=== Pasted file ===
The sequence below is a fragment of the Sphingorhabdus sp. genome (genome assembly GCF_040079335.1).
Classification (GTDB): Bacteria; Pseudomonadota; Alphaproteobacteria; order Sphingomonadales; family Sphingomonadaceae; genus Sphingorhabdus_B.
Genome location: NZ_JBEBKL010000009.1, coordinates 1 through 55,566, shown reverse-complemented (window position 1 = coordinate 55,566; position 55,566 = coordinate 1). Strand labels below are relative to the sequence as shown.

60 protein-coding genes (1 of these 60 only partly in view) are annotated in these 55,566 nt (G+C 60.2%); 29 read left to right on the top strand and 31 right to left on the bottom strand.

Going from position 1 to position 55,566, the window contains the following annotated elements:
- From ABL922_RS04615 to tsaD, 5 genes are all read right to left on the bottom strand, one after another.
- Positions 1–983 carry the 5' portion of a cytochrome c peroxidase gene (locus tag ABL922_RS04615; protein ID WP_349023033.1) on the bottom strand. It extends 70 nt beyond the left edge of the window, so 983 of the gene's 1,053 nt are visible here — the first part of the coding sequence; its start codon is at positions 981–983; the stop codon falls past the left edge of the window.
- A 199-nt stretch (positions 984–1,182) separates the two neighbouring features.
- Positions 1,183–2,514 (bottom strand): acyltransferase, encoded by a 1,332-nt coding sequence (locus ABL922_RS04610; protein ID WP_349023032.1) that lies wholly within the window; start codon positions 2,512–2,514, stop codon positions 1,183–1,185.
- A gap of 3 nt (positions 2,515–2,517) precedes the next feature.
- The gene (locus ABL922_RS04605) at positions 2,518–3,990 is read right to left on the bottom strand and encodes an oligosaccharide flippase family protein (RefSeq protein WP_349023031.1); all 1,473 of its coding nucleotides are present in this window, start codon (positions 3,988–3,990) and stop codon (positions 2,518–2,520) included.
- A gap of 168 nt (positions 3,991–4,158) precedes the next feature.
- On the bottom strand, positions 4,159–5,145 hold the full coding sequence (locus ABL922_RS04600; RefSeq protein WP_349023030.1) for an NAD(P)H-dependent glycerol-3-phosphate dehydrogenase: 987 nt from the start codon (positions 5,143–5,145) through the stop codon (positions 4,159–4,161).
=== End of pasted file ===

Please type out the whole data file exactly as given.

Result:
The sequence below is a fragment of the Sphingorhabdus sp. genome (genome assembly GCF_040079335.1).
Classification (GTDB): Bacteria; Pseudomonadota; Alphaproteobacteria; order Sphingomonadales; family Sphingomonadaceae; genus Sphingorhabdus_B.
Genome location: NZ_JBEBKL010000009.1, coordinates 1 through 55,566, shown reverse-complemented (window position 1 = coordinate 55,566; position 55,566 = coordinate 1). Strand labels below are relative to the sequence as shown.

60 protein-coding genes (1 of these 60 only partly in view) are annotated in these 55,566 nt (G+C 60.2%); 29 read left to right on the top strand and 31 right to left on the bottom strand.

Going from position 1 to position 55,566, the window contains the following annotated elements:
- From ABL922_RS04615 to tsaD, 5 genes are all read right to left on the bottom strand, one after another.
- Positions 1–983 carry the 5' portion of a cytochrome c peroxidase gene (locus tag ABL922_RS04615; protein ID WP_349023033.1) on the bottom strand. It extends 70 nt beyond the left edge of the window, so 983 of the gene's 1,053 nt are visible here — the first part of the coding sequence; its start codon is at positions 981–983; the stop codon falls past the left edge of the window.
- A 199-nt stretch (positions 984–1,182) separates the two neighbouring features.
- Positions 1,183–2,514 (bottom strand): acyltransferase, encoded by a 1,332-nt coding sequence (locus ABL922_RS04610; protein ID WP_349023032.1) that lies wholly within the window; start codon positions 2,512–2,514, stop codon positions 1,183–1,185.
- A gap of 3 nt (positions 2,515–2,517) precedes the next feature.
- The gene (locus ABL922_RS04605) at positions 2,518–3,990 is read right to left on the bottom strand and encodes an oligosaccharide flippase family protein (RefSeq protein WP_349023031.1); all 1,473 of its coding nucleotides are present in this window, start codon (positions 3,988–3,990) and stop codon (positions 2,518–2,520) included.
- A gap of 168 nt (positions 3,991–4,158) precedes the next feature.
- On the bottom strand, positions 4,159–5,145 hold the full coding sequence (locus ABL922_RS04600; RefSeq protein WP_349023030.1) for an NAD(P)H-dependent glycerol-3-phosphate dehydrogenase: 987 nt from the start codon (positions 5,143–5,145) through the stop codon (positions 4,159–4,161).